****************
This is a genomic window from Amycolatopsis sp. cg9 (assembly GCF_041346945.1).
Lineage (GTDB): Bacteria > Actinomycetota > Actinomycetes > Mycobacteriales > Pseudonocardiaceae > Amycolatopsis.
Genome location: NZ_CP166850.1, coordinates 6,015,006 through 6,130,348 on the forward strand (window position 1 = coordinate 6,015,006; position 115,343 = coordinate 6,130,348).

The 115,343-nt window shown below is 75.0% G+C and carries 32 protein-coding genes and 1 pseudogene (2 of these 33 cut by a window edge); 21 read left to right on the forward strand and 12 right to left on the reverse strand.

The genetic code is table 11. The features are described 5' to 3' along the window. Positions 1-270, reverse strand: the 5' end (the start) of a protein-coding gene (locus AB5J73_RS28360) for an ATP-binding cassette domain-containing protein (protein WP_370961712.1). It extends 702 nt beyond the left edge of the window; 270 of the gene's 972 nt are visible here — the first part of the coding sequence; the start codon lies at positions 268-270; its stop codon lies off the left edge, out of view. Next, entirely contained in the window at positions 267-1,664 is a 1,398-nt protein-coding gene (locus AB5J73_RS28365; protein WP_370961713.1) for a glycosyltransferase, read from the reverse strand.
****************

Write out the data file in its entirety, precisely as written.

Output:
This is a genomic window from Amycolatopsis sp. cg9 (assembly GCF_041346945.1).
Lineage (GTDB): Bacteria > Actinomycetota > Actinomycetes > Mycobacteriales > Pseudonocardiaceae > Amycolatopsis.
Genome location: NZ_CP166850.1, coordinates 6,015,006 through 6,130,348 on the forward strand (window position 1 = coordinate 6,015,006; position 115,343 = coordinate 6,130,348).

The 115,343-nt window shown below is 75.0% G+C and carries 32 protein-coding genes and 1 pseudogene (2 of these 33 cut by a window edge); 21 read left to right on the forward strand and 12 right to left on the reverse strand.

The genetic code is table 11. The features are described 5' to 3' along the window. Positions 1-270, reverse strand: the 5' end (the start) of a protein-coding gene (locus AB5J73_RS28360) for an ATP-binding cassette domain-containing protein (protein WP_370961712.1). It extends 702 nt beyond the left edge of the window; 270 of the gene's 972 nt are visible here — the first part of the coding sequence; the start codon lies at positions 268-270; its stop codon lies off the left edge, out of view. Next, entirely contained in the window at positions 267-1,664 is a 1,398-nt protein-coding gene (locus AB5J73_RS28365; protein WP_370961713.1) for a glycosyltransferase, read from the reverse strand.